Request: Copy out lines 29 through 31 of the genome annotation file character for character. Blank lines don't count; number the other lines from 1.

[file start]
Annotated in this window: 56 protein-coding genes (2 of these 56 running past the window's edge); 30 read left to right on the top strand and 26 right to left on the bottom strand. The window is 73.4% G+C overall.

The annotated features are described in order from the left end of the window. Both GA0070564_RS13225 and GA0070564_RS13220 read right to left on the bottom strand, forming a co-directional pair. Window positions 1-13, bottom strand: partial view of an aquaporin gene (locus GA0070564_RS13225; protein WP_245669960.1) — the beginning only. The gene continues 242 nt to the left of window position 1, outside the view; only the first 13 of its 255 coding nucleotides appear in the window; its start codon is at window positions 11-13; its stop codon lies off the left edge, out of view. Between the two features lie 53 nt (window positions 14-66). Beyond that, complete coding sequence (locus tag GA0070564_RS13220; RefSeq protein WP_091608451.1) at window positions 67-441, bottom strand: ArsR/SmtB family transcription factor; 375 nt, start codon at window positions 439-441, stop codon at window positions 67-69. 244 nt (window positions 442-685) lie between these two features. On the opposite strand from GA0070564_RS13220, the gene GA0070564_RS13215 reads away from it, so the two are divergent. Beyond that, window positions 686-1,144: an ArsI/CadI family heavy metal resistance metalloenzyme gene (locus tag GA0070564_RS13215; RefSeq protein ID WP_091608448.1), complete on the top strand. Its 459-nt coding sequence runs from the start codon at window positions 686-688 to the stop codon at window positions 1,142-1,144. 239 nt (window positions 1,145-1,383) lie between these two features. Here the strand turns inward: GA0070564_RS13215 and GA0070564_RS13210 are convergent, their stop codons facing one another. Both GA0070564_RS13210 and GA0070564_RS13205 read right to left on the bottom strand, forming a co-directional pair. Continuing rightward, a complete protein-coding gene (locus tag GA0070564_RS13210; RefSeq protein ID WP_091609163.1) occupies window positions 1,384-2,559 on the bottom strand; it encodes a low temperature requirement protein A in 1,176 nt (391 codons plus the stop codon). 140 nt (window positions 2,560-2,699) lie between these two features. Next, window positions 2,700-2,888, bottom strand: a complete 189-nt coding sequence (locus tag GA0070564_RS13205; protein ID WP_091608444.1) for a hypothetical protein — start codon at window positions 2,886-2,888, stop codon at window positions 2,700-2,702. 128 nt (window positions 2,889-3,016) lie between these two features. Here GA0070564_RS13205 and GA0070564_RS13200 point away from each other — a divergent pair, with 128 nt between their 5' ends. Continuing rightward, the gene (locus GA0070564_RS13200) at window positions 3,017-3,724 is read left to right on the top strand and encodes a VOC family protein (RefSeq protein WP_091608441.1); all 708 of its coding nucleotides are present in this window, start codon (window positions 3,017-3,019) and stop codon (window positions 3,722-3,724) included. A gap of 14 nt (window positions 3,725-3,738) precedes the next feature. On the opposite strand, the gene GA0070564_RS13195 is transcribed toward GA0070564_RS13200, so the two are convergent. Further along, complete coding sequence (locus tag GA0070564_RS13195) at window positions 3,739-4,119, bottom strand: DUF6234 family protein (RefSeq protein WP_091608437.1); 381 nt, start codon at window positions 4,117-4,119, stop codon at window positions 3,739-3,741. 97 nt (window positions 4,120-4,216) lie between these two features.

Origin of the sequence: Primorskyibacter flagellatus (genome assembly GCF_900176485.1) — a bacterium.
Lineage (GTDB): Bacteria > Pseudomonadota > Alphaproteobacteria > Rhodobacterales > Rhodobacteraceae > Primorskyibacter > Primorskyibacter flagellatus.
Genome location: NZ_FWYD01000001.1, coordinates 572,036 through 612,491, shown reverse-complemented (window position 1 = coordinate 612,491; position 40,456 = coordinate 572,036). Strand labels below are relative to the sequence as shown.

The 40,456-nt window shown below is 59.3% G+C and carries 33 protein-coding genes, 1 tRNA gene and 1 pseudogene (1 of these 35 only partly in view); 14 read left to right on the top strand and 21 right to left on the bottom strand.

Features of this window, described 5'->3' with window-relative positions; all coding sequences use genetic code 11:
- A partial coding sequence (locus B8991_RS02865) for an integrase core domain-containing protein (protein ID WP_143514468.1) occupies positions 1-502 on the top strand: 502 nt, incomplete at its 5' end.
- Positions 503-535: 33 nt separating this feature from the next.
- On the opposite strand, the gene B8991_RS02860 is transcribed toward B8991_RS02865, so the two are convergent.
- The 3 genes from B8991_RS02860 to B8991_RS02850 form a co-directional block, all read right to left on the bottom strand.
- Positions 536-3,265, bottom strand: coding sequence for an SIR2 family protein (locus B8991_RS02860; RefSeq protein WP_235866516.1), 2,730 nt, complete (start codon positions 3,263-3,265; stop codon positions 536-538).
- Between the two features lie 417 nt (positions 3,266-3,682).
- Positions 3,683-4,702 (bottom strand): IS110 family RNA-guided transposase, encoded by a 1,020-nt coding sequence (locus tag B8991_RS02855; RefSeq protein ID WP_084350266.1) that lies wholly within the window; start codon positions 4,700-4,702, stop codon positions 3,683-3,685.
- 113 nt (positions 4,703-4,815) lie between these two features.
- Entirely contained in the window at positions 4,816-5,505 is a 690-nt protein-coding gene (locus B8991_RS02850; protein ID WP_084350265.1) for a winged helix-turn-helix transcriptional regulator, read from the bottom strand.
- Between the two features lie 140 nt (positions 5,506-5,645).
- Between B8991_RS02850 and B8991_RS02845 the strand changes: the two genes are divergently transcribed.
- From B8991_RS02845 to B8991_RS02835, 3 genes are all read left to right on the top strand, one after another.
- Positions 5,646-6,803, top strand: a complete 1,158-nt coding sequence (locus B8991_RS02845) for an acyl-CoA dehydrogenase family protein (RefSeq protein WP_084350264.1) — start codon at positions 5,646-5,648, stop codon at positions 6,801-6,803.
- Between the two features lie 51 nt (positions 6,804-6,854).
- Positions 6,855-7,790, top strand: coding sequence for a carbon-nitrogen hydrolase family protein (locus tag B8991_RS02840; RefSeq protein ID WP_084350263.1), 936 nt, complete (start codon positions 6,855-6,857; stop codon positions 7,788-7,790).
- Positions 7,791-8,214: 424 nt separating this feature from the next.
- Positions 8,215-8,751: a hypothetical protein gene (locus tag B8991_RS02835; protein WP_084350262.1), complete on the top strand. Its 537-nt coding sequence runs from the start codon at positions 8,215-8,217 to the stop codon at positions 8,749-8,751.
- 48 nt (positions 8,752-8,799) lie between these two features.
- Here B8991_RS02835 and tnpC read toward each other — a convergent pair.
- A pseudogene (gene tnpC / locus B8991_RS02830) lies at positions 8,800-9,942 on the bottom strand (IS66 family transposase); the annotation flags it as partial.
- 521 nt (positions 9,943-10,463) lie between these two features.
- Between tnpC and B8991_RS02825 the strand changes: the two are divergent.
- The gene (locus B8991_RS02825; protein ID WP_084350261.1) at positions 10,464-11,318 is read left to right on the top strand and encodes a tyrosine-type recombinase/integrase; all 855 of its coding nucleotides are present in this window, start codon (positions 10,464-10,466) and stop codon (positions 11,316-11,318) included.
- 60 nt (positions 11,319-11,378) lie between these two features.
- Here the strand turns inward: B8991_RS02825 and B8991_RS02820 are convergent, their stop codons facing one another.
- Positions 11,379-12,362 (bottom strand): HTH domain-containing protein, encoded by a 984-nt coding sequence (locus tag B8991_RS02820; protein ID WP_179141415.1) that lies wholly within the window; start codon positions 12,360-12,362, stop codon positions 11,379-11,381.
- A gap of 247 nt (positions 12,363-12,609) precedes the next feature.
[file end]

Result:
- Between tnpC and B8991_RS02825 the strand changes: the two are divergent.
- The gene (locus B8991_RS02825; protein ID WP_084350261.1) at positions 10,464-11,318 is read left to right on the top strand and encodes a tyrosine-type recombinase/integrase; all 855 of its coding nucleotides are present in this window, start codon (positions 10,464-10,466) and stop codon (positions 11,316-11,318) included.
- 60 nt (positions 11,319-11,378) lie between these two features.